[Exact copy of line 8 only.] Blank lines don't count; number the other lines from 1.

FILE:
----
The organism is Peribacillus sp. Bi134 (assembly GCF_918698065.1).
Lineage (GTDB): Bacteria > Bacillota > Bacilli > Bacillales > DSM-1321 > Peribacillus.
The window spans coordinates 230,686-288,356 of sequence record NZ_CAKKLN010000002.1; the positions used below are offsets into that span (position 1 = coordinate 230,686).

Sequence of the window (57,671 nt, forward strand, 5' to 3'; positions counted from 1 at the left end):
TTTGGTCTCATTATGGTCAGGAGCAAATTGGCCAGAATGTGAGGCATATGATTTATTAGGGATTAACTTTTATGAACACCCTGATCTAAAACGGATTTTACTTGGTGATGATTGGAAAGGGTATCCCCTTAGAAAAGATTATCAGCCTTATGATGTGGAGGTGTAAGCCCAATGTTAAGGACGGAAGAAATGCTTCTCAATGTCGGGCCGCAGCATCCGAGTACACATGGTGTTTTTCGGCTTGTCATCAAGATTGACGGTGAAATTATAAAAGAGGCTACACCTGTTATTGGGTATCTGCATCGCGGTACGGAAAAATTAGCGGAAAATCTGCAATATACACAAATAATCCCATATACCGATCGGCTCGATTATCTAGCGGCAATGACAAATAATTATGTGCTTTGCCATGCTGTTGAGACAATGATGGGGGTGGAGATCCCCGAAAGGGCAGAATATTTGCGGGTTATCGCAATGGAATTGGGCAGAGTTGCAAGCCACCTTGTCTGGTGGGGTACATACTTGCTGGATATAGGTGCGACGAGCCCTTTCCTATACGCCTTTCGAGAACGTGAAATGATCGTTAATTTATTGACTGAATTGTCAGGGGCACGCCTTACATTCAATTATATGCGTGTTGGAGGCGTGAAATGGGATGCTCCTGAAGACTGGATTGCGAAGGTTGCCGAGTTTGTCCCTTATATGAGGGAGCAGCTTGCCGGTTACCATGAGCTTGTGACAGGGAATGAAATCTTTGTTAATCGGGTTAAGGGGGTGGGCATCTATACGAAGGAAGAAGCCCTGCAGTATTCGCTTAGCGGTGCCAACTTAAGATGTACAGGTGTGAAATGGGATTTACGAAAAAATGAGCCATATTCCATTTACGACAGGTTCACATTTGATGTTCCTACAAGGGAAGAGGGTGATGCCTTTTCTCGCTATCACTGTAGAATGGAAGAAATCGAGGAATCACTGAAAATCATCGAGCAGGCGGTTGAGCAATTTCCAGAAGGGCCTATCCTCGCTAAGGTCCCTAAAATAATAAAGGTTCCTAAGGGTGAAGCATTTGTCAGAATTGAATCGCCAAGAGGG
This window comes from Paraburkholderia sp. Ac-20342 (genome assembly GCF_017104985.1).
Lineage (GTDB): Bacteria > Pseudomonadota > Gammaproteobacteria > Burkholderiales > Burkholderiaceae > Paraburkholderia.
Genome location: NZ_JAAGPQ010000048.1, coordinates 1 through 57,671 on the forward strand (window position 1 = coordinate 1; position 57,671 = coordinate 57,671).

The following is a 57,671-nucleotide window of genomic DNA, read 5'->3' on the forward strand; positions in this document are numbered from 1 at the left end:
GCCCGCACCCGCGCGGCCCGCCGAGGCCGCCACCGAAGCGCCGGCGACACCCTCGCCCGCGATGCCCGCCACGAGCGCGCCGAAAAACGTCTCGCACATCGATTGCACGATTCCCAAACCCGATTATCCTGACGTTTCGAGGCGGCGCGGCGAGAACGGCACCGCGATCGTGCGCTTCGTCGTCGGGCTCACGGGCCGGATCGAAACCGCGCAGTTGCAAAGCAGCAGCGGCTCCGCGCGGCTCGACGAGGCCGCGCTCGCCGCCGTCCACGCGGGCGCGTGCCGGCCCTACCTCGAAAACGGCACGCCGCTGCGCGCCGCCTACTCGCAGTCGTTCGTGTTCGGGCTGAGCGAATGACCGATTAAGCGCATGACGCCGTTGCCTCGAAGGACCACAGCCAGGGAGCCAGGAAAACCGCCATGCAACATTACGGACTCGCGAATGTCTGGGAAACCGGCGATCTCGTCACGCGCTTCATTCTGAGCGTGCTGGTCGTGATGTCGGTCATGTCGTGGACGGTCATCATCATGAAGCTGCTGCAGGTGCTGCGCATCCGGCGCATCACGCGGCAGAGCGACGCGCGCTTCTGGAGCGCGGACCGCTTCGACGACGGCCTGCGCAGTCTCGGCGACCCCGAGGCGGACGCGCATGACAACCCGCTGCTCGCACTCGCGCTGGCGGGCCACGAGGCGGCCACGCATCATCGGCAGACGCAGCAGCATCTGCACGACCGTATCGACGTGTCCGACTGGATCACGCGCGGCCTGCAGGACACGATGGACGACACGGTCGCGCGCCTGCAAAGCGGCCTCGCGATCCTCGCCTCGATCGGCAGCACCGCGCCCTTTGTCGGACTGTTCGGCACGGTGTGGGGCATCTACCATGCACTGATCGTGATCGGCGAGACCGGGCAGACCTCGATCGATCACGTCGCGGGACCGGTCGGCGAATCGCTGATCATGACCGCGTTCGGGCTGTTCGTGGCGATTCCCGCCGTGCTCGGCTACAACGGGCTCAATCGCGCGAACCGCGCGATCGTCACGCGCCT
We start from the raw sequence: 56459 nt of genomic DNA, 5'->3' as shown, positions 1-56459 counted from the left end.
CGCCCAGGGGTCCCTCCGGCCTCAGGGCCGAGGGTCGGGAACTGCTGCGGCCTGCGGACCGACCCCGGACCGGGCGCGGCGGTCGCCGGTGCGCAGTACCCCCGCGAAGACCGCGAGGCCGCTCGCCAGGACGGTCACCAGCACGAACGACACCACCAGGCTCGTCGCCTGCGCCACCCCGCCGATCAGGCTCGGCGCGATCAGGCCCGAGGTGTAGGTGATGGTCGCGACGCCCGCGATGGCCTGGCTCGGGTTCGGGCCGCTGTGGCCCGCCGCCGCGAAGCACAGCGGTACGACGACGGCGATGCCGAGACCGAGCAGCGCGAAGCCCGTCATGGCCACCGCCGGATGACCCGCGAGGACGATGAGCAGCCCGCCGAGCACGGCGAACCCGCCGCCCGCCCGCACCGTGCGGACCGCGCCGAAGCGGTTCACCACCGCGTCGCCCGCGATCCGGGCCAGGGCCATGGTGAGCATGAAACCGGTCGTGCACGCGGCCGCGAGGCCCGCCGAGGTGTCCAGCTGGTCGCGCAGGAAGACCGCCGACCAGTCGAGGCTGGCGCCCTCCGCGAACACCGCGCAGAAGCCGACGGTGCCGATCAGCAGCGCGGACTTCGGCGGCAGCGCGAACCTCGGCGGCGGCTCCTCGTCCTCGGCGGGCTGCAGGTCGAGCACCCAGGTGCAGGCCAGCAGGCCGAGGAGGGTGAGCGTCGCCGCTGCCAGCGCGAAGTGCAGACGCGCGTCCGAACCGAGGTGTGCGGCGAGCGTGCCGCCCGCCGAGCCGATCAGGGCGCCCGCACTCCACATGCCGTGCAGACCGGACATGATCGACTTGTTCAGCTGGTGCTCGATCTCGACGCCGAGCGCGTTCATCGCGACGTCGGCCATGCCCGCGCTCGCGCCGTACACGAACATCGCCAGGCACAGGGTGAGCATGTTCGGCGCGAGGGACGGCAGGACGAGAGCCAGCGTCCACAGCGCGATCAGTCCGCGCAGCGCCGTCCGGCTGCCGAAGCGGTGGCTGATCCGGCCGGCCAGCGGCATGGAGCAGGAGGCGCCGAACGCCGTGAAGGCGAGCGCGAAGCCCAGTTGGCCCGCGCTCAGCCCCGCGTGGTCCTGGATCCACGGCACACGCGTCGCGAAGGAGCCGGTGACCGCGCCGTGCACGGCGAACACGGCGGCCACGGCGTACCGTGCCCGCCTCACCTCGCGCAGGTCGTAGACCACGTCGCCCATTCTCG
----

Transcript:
Genome location: NZ_JAAGPQ010000048.1, coordinates 1 through 57,671 on the forward strand (window position 1 = coordinate 1; position 57,671 = coordinate 57,671).